READ: October Child by Linda Boström Knausgård
Translated from Swedish by Saskia Vogel, Linda Boström Knausgård’s intense memories and experiences are within the flowing journal-esque pages of the book, as it is directly influenced by her time in a psychiatric ward just a few years ago. The personal accounts of childhood memories, broken marriage, and details of life in the “factory” let the reader get close to the narrator– all the way to her deepest depths and emotions. It’s a heartbreaking struggle that Knausgård made into an incredibly raw and honest read.
From the Publisher:
From 2013 to 2017, the narrator was periodically interned in a psychiatric ward where she was subjected to electroconvulsive therapy. As the treatments at this “factory” progressed, the writer’s memories began to disappear. What good is a writer without her memory? This novel, based on the author’s experiences, is an eloquent and profound attempt to hold on to the past, to create a story, to make sense, and to keep alive ties to family, friends, and even oneself. Moments from childhood, youth, marriage, parenting, and divorce flicker across the pages of October Child. This is the story of one woman’s struggle against mental illness and isolation. It is a raw testimony of how writing can preserve and heal.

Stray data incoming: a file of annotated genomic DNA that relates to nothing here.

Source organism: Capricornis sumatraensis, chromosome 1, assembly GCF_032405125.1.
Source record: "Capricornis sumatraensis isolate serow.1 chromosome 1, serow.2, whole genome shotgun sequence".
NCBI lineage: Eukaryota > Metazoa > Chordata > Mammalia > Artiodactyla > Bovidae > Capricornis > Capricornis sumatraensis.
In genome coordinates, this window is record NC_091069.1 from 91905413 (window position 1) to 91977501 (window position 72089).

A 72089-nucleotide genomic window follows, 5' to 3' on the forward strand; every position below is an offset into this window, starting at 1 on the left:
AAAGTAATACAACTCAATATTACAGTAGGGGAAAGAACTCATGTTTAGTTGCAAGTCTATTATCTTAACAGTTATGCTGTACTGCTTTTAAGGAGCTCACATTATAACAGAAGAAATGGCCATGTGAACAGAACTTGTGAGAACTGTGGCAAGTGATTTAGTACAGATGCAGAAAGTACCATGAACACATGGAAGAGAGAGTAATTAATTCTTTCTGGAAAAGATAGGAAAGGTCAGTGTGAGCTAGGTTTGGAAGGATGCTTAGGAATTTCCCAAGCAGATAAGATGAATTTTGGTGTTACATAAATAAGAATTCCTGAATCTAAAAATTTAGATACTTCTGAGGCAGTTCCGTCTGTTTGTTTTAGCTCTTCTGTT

Get it Here
WATCH: Summer of Soul (…Or, When the Revolution Could Not Be Televised)
Over the course of six weeks during the summer of 1969, thousands of people attended the Harlem Cultural Festival, celebrating Black culture, music and fashion. Ahmir “Questlove” Thompson’s debut as a director presents a powerful and transporting documentary—part music film and part historical record created around this huge community event. Through conversations with attendees and performers who are reflecting on the memories, this documentary not only captures what the concert was like, but also the optimism and power of Blackness among the history of race issues of the era and onward.
Watch on Hulu
LISTEN: Jenn Champion
Jenn Champion (formerly “S”) is an American singer-songwriter and guitarist based in LA. Her newest project is in collaboration with Andrew Eapen (Oyster Kids)– the two became fast friends when they realized they both love sad pop songs. Maybe perfectly described as emotionally charged pop music that you will want to dance around to (a crying in the club moment forsure), the ‘Love Nobody EP’ sounds like a soundtrack to an ‘80s teen romance movie–the synth sounds and lyrics are fit for the ensuing heartbreaks.